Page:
Spin Move on Basketball Analytics

Published by Aram on

Basketball analytics suggest that teams should shoot 3’s, free throws, and layups or dunks.  If a team makes 35 out of 100 3’s, they would have to make over 50% of their 2’s to score the same number of points. Of course, you would rarely turn down a dunk to shoot a 3, just because the chances of making a dunk are pretty high. And free throws, while they are never free, are always good even if it means the other team can’t play their best players. 

But the analytics aren’t telling the whole story. They are a little misleading even to the detriment of the game. 

Spin Move

Here’s a different type of analytics.

A basketball half-court is 47’ long x 50’ wide. In reality, the scoring area includes 30’ of length. Most teams don’t have players who can consistently make shots past that distance. At the college and high school levels, the amount of space that teams have to realistically defend is around half of the half-court. If you choose to press full court or defend more than just the scoring area, you’re not doing that because teams can score from those areas. Maybe you’re doing that to keep the ball out of the scoring area.  Whatever the reason, the chances of them scoring from those outside those areas is very low.

Now let’s say you’re defending a team that strictly follows analytics. They shoot 3s and dunks. Just think about how much of the scoring you have to defend. You have to defend the area around the basket and you have to defend the three-point line.  What does that actually look like?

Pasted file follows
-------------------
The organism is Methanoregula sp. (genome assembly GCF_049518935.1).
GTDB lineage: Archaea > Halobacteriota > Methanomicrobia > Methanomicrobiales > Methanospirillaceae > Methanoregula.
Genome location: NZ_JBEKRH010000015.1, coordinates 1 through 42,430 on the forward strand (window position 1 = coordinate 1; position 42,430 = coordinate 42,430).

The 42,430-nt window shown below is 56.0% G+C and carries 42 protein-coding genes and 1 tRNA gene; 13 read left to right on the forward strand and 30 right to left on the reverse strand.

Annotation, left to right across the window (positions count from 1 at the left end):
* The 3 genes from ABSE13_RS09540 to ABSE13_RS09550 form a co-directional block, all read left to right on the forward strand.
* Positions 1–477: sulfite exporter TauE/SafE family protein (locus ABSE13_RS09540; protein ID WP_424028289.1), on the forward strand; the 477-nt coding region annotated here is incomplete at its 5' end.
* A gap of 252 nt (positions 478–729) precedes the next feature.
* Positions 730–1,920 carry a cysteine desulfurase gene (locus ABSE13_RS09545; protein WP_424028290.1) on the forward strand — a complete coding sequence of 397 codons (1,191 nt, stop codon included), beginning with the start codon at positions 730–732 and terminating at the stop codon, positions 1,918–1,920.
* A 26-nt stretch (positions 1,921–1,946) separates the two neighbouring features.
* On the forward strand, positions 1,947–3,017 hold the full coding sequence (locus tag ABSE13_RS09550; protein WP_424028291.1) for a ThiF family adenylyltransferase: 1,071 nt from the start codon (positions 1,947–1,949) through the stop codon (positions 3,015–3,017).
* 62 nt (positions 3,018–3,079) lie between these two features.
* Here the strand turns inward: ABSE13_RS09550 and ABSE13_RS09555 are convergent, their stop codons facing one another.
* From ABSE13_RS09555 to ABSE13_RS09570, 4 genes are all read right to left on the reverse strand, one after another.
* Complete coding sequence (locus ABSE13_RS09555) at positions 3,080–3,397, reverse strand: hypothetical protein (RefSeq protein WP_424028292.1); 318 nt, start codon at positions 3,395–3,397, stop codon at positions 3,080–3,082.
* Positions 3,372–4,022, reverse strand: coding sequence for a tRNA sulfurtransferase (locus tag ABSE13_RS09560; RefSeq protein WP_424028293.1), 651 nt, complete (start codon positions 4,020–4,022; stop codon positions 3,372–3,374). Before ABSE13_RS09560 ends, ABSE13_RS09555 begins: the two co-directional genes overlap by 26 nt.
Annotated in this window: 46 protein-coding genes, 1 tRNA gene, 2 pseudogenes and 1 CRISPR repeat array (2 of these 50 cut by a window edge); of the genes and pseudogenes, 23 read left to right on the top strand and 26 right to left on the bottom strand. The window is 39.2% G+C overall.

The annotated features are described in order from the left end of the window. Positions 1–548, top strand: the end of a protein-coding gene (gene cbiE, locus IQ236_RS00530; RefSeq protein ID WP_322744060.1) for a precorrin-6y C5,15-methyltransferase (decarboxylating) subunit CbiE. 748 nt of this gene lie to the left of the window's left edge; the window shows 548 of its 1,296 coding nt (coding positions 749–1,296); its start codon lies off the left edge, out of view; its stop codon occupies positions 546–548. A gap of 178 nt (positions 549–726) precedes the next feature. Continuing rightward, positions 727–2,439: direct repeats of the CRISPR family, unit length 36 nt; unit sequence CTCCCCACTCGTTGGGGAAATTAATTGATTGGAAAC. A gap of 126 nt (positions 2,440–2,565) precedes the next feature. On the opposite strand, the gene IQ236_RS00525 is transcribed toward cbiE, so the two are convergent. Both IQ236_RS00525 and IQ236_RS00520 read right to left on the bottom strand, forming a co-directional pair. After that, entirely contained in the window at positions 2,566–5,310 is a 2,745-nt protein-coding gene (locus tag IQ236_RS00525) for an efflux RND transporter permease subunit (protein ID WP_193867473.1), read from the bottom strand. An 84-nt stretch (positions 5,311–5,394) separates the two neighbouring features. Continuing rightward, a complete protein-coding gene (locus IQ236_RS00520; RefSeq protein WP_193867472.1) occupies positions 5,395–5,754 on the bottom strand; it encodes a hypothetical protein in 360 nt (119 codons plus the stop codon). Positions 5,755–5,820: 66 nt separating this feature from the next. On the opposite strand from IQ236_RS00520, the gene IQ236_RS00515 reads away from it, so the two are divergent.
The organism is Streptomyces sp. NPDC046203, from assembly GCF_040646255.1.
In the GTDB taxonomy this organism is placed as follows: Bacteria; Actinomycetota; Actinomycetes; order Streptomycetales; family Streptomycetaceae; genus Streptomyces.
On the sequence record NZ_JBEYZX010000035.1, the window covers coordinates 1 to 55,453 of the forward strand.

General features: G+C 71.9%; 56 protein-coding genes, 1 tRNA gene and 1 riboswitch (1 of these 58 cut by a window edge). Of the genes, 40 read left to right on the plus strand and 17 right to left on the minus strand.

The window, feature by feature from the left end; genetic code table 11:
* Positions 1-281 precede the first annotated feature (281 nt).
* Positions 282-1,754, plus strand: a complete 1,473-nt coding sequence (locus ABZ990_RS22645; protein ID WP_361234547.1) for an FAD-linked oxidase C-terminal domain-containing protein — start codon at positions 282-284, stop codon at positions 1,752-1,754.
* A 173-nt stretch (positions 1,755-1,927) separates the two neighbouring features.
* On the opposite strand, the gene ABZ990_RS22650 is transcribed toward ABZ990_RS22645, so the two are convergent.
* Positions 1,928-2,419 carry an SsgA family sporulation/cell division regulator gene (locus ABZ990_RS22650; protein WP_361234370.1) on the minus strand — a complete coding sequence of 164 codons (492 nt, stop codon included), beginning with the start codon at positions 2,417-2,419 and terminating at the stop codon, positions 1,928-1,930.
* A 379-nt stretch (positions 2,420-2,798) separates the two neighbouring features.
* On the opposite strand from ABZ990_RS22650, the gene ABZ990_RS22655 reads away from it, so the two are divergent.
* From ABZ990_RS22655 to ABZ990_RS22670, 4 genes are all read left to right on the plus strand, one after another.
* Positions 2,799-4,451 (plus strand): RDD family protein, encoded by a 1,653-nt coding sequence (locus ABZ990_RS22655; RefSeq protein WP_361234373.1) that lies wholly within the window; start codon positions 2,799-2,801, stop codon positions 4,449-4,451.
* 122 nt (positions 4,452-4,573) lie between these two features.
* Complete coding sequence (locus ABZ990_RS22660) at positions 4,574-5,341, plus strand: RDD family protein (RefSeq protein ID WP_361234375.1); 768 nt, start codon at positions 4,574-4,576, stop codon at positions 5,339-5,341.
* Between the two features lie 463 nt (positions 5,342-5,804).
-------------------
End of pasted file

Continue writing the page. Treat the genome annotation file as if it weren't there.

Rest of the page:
The “Analytics” Scoring Area

Let’s do some quick math.  A basketball half-court is 2,350 sq ft. If we say that the scoring area is 30’ from the basket, the actual scoring is around 1500 sq ft. (30’*50’). It’s hard to calculate the area behind the basket so we’ll just round up.  

Defending the 3 Point Line

The formula for arc length for the 3 point line is 2*pi*r*.5 where r is the distance from the basket to the line.  The area that must be defended behind that line would be that distance times the distance behind the line.  Since different levels have different three-point lines and different levels have shooters who can shoot at different ranges, this is going to vary from team to team and player to player. 

Let’s just say you’re defending competent high school shooters who can shoot from 3 feet behind the line.  The area outside the 3 point line on a high school court that must be defended is less around 180 sq ft. Let’s just round up to 200 sq ft for the sake of easy math. 

Defending the Lane

The area to defend around the basket again is going to vary on the team and the level. If the lane is 12 feet wide and players can finish layups from around 6 feet away, that is around 75 sq ft. of the area around the basket that needs to be defended.

What’s Left?

So out of the 1500 sq ft of court area, if a team only shoots 3s and layups, you only have to defend 275 sq ft of space.  

Hypothetically, that means you don’t have to contest or defend against shots in 80% of the scoring area because teams aren’t going to take them.